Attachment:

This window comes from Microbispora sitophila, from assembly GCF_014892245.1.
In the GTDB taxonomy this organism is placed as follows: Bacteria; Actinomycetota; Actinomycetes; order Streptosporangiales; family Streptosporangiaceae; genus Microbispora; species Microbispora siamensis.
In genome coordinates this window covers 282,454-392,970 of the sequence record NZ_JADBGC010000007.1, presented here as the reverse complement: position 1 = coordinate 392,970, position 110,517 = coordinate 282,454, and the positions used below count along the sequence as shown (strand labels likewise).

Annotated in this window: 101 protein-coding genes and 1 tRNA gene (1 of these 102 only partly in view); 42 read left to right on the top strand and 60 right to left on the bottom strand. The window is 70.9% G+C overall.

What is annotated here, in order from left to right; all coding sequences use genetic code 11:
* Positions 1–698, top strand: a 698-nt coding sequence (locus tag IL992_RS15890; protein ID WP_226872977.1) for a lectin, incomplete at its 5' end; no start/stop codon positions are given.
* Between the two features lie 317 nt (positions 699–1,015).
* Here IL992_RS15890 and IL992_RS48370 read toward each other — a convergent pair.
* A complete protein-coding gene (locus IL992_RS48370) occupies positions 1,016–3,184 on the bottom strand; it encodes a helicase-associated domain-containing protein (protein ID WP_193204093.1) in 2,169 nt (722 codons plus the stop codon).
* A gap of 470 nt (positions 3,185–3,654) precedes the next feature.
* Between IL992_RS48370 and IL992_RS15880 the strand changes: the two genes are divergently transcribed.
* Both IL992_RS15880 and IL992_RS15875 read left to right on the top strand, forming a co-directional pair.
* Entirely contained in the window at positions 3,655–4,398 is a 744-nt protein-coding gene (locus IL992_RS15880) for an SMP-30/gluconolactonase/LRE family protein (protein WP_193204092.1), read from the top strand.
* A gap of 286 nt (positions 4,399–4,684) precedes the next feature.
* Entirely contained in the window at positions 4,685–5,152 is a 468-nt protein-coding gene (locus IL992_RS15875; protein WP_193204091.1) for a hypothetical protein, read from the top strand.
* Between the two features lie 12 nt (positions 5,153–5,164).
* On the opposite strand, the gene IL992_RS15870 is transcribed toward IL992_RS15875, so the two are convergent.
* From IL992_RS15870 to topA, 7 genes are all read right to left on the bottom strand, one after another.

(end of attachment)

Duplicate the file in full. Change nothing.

This window comes from Microbispora sitophila, from assembly GCF_014892245.1.
In the GTDB taxonomy this organism is placed as follows: Bacteria; Actinomycetota; Actinomycetes; order Streptosporangiales; family Streptosporangiaceae; genus Microbispora; species Microbispora siamensis.
In genome coordinates this window covers 282,454-392,970 of the sequence record NZ_JADBGC010000007.1, presented here as the reverse complement: position 1 = coordinate 392,970, position 110,517 = coordinate 282,454, and the positions used below count along the sequence as shown (strand labels likewise).

Annotated in this window: 101 protein-coding genes and 1 tRNA gene (1 of these 102 only partly in view); 42 read left to right on the top strand and 60 right to left on the bottom strand. The window is 70.9% G+C overall.

What is annotated here, in order from left to right; all coding sequences use genetic code 11:
* Positions 1–698, top strand: a 698-nt coding sequence (locus tag IL992_RS15890; protein ID WP_226872977.1) for a lectin, incomplete at its 5' end; no start/stop codon positions are given.
* Between the two features lie 317 nt (positions 699–1,015).
* Here IL992_RS15890 and IL992_RS48370 read toward each other — a convergent pair.
* A complete protein-coding gene (locus IL992_RS48370) occupies positions 1,016–3,184 on the bottom strand; it encodes a helicase-associated domain-containing protein (protein ID WP_193204093.1) in 2,169 nt (722 codons plus the stop codon).
* A gap of 470 nt (positions 3,185–3,654) precedes the next feature.
* Between IL992_RS48370 and IL992_RS15880 the strand changes: the two genes are divergently transcribed.
* Both IL992_RS15880 and IL992_RS15875 read left to right on the top strand, forming a co-directional pair.
* Entirely contained in the window at positions 3,655–4,398 is a 744-nt protein-coding gene (locus IL992_RS15880) for an SMP-30/gluconolactonase/LRE family protein (protein WP_193204092.1), read from the top strand.
* A gap of 286 nt (positions 4,399–4,684) precedes the next feature.
* Entirely contained in the window at positions 4,685–5,152 is a 468-nt protein-coding gene (locus IL992_RS15875; protein WP_193204091.1) for a hypothetical protein, read from the top strand.
* Between the two features lie 12 nt (positions 5,153–5,164).
* On the opposite strand, the gene IL992_RS15870 is transcribed toward IL992_RS15875, so the two are convergent.
* From IL992_RS15870 to topA, 7 genes are all read right to left on the bottom strand, one after another.